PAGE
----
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Hannah Barnes’ most epic bike adventure

Professional mountain biker Hannah Barnes shares her favourite mountain bike adventure in the Scottish Highlands.

A woman biking fast on a mountainbike and a dog running beside her

Britain’s last wilderness

For a really special and one-off adventure to truly remember, I would ride on the Knoydart Peninsula in the Scottish Highlands, also referred to as Britain’s last wilderness. It is only accessible by boat or a 30km rough trail. The 11km of tarred road is not connected to the UK road system. Before the Highland Clearances and mass emigration to Canada, the population was over one thousand. Today only 100 people live in Inverie, the main settlement.

The trail is a walking path from the top end of Loch Arkaig, over to Inverie on Loch Nevis. It is only roughly 30km in distance with around 1400m of climbing and descending, yet it is a proper day out on some challenging terrain! Even in the wild weather we encountered, it’s not hard to see why this is classified as an area of outstanding beauty.

A woman biking on a gravel road on a mountainbike, with a kid in a  front mounted bike seat.
A woman, two children and a dog sitting on a log in a hilly environment.

It’s all about the unexpected twists and turns

Roughly halfway there, there is an awesome long descent, dropping down to the coast and to Sourlies Bothy. Here we found a couple of walkers taking shelter. It was November, raining, getting dark, no phone signal and one of them had a broken ankle, so we didn’t stop for long and went to find help for them. We also had to rush to make the river crossing: being right at the head of the loch, the river height is affected by the tide, and the tide was coming in!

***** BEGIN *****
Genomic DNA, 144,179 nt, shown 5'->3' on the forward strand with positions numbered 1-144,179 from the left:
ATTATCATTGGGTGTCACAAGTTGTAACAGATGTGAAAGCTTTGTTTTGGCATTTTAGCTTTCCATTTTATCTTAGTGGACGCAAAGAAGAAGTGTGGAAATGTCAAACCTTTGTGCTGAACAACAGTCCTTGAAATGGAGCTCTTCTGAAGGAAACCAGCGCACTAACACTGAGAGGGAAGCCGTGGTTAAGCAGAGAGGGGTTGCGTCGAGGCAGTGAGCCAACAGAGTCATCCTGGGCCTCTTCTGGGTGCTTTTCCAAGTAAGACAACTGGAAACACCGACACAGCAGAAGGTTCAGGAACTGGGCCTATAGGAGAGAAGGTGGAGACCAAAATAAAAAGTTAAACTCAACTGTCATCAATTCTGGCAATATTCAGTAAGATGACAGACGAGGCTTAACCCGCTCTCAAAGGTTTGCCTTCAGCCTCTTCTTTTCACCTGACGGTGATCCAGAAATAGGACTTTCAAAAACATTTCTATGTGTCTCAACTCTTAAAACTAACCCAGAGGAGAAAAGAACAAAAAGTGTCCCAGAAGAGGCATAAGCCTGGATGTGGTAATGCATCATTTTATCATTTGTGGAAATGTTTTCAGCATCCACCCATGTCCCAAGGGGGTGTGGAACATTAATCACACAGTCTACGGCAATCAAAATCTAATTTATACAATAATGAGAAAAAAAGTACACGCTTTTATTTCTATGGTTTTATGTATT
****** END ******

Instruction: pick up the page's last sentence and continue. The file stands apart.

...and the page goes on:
This ride really is an adventure, with plenty of room for the day to take some twists and turns.

After one long climb, more breath-taking views, then one final long descent, you arrive in Inverie on the shores of Loch Nevis. Hopefully you arrive with time for hot food and a beer at The Old Forge, Britain’s most remote pub!

“It was November, raining, getting dark, no phone signal, and one of them had a broken ankle”

Always be prepared for the worst!

Make sure to bring a good selection of spares to fix your bike, plus a first aid kit, survival blanket, spare clothes, plenty of food (plus extra food), OS map app, OS map and compass, and anything else I may have forgotten! There are long stretches with no phone signal, and weather and visibility can quickly deteriorate, so you really are out there alone and need to be self-sufficient. Whilst daunting, if you’re well prepared then it’s no stress and really adds to the magic and adventure of it all!

From Inverie, you can stay the night in the bunkhouse or jump on the ferry back to Mallaig.

Having had an amazing and memorable day out in the wild weather when I did this ride one cold November, I really can’t wait to do this in the summer months! I can only imagine how magical it will be with more hours of daylight, sunshine, T-shirts, stopping to swim in rivers and jump off the Inverie pier at the end of the day.

It’s close to home and I can use a mountain bike to access and enjoy jaw-dropping scenery and trails – I can’t think of anything better!

100 people live in Inverie
The building where the Old Forge pub is located today was built back in the 1770’s
The Knoydart Peninsula consists of approximately 55,000 acres
A woman with her helmet and her baby sitting on a blanket and leaning towards a tree.

Hannah Barnes
United Kingdom
Husband Brodie, kids Inga and Otis
Freeride mountainbike rider and outdoor-loving mom
Combining family life and unforgettable adventures

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